High value skills development and talent repatriation
East Africa’s transition to electric motorbikes is a big deal. Ethiopia, Kenya and Uganda are piloting hundreds of electric motorbikes with the view of transiting the region’s fleet from fossil-powered to renewables. The initiative is part of UNEP’s Electric Mobility Programme, which is the only worldwide intervention supporting electric mobility for developing and transitional countries. Shifting to electric bikes will reduce costs, air pollution, and greenhouse gas emissions, as well as create jobs in East Africa. Motorbikes are the most popular means of transportation because they’re a cheaper and faster way of navigating Africa’s congested roads. But their toll on the environment is projected to rise with the region’s stock of two-wheelers doubling annually. With Africa hardest hit by adverse effects of climate change, a rapid transition to renewables is long overdue to reverse the trend.
Access to financial services and products
Hypocrisy in the EU tax haven listing.Morocco and Namibia have been removed from the EU’s list of tax havens but Botswana, Eswatini and Seychelles remain. Listing criteria includes tax transparency, tax justice, and real economic activity. There are two lists, grey and black. Greylisting gives countries time to reform their tax system while blacklisted nations face difficulties accessing EU program funding and doing business with European companies. But Oxfam has called the EU out for hypocrisy in its listing - Cyprus, Ireland, Luxembourg, Malta and the Netherlands would be blacklisted if EU member states weren’t exempt. Multinationals shifted $600bn in profits to tax havens in 2015 with a third of this going within the EU. As the EU protects its members against the rule’s encumbrances, the decision could be treated as impetus to develop other attractors to capital inflows beyond tax savings.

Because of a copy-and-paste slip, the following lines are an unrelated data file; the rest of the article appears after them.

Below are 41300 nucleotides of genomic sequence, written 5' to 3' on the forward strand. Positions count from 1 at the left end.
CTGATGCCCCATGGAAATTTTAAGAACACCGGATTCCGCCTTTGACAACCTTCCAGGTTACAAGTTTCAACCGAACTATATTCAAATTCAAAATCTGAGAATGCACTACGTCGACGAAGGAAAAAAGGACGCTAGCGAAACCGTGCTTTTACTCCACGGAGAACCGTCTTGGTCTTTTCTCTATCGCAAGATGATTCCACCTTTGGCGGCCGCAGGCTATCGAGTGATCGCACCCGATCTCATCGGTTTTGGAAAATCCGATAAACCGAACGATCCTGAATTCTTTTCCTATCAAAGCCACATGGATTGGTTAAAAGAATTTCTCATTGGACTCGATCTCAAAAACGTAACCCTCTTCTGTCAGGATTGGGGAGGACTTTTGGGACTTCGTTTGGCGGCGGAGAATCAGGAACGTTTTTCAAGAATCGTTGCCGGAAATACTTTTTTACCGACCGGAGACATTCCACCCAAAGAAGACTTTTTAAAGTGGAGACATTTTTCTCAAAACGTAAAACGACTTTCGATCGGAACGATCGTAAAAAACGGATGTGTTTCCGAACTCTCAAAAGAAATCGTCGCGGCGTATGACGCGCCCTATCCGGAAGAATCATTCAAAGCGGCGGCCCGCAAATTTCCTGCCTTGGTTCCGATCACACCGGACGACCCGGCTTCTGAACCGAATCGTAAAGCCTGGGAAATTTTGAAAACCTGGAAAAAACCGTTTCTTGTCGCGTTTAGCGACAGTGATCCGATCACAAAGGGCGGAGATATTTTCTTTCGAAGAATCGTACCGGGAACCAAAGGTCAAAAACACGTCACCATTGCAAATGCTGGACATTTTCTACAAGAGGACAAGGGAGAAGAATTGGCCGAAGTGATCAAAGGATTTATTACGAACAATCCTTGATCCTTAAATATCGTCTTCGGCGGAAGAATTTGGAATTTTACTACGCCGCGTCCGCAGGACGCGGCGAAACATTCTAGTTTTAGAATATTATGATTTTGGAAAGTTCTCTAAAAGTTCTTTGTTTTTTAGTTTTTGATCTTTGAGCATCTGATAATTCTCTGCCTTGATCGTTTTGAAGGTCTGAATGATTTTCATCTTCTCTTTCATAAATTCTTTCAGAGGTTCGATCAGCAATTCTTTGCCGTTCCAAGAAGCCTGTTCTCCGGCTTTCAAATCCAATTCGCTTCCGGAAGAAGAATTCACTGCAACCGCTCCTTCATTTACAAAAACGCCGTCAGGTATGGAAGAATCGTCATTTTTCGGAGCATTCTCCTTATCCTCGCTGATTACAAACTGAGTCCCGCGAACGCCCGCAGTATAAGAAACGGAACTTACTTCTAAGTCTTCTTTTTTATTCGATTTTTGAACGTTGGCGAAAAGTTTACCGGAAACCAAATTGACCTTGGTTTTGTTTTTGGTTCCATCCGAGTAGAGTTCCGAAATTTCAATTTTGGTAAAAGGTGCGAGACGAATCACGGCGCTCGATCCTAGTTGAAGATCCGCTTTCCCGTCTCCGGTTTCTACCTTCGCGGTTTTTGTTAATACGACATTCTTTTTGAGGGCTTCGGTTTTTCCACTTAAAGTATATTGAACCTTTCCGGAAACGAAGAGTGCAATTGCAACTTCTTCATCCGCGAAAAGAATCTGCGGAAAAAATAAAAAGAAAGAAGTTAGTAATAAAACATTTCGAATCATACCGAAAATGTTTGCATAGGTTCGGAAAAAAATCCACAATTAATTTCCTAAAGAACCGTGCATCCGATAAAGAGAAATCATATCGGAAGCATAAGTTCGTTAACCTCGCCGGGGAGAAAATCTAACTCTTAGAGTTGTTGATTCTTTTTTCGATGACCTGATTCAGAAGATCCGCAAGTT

Continent on a high: should Africa capture more of the cannabis market? In an increasing number of African countries, you can now grow cannabis, but not light it for recreation. Only five countries - Malawi, Lesotho, South Africa, Zimbabwe and now Zambia - officially permit cannabis for medicinal or industrial purposes. A few others allow for export. But the UN says cannabis production is taking place in at least 43 African countries. Africans have been smoking pot for generations: traces have been found on 14th-century pipes in Ethiopia. Now governments sniff an opportunity in the international market for legal marijuana, which is expected to reach $73.6bn by 2027. With only $7.1bn of this expected to be captured annually by Africa (by 2023), opportunities exist for governments to universalize production for ordinary farmers to distribute value, whilst also seeking ways to increase value addition within its borders.